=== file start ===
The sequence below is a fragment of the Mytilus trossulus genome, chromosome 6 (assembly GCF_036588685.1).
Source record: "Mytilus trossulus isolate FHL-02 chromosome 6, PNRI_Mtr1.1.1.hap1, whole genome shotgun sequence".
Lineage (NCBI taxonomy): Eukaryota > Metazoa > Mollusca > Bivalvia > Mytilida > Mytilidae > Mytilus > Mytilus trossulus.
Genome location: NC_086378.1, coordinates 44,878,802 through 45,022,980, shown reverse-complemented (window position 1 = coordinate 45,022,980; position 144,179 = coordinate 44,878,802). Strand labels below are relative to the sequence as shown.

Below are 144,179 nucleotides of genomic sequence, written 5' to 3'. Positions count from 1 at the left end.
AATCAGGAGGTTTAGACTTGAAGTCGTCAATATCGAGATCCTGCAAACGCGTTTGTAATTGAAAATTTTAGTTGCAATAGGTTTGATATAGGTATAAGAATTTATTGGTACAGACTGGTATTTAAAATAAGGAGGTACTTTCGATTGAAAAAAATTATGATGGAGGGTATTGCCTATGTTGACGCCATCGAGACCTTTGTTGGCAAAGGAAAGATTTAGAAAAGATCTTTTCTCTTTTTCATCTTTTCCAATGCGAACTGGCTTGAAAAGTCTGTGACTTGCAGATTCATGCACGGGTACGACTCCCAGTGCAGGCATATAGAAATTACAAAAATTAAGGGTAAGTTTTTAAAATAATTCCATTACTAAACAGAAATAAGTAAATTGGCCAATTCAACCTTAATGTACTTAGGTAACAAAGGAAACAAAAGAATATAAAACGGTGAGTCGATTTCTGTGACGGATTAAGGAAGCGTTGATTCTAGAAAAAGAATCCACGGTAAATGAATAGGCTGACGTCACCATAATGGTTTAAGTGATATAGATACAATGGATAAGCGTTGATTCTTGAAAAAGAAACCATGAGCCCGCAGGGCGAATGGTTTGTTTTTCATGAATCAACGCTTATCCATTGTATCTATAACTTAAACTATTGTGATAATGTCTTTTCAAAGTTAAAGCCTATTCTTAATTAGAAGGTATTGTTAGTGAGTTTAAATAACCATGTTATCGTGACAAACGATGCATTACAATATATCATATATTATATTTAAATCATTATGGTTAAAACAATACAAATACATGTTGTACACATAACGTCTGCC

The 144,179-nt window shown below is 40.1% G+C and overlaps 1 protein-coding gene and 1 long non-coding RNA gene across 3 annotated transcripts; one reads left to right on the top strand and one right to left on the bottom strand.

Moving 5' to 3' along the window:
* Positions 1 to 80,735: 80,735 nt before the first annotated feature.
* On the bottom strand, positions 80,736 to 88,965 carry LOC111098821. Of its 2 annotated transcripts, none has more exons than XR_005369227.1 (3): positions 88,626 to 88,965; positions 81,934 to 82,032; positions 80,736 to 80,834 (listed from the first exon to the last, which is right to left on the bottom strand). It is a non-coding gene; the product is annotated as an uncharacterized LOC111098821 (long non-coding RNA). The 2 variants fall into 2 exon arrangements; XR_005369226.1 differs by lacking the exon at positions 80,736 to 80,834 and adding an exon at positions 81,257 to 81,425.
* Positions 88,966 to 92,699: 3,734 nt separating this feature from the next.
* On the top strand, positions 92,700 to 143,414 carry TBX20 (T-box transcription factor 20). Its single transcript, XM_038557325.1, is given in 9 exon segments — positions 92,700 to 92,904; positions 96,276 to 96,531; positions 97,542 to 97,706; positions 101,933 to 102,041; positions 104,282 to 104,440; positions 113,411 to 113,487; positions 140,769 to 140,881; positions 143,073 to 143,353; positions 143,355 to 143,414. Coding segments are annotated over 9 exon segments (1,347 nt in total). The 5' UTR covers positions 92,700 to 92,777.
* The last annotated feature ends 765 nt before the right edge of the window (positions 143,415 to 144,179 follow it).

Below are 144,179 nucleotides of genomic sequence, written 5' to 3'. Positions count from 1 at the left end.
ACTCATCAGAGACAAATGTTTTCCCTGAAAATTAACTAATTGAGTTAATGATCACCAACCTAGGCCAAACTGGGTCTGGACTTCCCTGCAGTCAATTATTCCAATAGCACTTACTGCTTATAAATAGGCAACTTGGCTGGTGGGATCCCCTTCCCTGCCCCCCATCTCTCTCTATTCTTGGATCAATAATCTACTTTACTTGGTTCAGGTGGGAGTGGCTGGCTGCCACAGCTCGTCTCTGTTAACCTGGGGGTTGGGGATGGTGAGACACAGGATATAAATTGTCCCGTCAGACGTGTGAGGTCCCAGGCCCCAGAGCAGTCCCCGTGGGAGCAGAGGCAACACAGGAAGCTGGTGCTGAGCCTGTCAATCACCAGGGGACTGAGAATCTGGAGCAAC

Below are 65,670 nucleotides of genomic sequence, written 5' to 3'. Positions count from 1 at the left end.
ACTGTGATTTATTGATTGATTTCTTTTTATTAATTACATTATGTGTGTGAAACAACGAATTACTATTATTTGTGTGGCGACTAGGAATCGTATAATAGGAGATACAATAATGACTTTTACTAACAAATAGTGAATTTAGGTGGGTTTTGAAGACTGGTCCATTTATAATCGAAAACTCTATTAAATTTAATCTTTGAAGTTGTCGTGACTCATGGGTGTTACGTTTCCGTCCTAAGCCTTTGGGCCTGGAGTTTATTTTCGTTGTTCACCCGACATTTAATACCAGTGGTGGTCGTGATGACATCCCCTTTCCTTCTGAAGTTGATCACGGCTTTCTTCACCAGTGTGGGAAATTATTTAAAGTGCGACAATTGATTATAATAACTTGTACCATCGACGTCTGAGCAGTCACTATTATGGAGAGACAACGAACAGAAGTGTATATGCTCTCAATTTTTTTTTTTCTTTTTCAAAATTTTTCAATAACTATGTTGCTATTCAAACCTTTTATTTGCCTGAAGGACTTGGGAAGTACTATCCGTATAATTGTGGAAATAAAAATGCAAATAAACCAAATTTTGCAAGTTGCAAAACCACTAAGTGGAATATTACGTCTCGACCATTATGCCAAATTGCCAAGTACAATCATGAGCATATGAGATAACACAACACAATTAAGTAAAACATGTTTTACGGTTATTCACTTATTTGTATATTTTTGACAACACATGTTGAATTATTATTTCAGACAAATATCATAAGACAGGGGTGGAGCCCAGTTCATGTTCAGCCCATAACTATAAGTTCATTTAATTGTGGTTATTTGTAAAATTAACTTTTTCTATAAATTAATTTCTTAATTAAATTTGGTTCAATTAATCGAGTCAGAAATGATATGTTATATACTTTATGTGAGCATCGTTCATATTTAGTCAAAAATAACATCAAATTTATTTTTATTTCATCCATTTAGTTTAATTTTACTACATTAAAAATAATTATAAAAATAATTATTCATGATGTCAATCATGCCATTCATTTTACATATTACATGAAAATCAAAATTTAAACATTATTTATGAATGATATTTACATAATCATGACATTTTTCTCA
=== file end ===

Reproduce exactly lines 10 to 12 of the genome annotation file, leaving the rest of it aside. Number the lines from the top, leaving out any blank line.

* On the bottom strand, positions 80,736 to 88,965 carry LOC111098821. Of its 2 annotated transcripts, none has more exons than XR_005369227.1 (3): positions 88,626 to 88,965; positions 81,934 to 82,032; positions 80,736 to 80,834 (listed from the first exon to the last, which is right to left on the bottom strand). It is a non-coding gene; the product is annotated as an uncharacterized LOC111098821 (long non-coding RNA). The 2 variants fall into 2 exon arrangements; XR_005369226.1 differs by lacking the exon at positions 80,736 to 80,834 and adding an exon at positions 81,257 to 81,425.
* Positions 88,966 to 92,699: 3,734 nt separating this feature from the next.
* On the top strand, positions 92,700 to 143,414 carry TBX20 (T-box transcription factor 20). Its single transcript, XM_038557325.1, is given in 9 exon segments — positions 92,700 to 92,904; positions 96,276 to 96,531; positions 97,542 to 97,706; positions 101,933 to 102,041; positions 104,282 to 104,440; positions 113,411 to 113,487; positions 140,769 to 140,881; positions 143,073 to 143,353; positions 143,355 to 143,414. Coding segments are annotated over 9 exon segments (1,347 nt in total). The 5' UTR covers positions 92,700 to 92,777.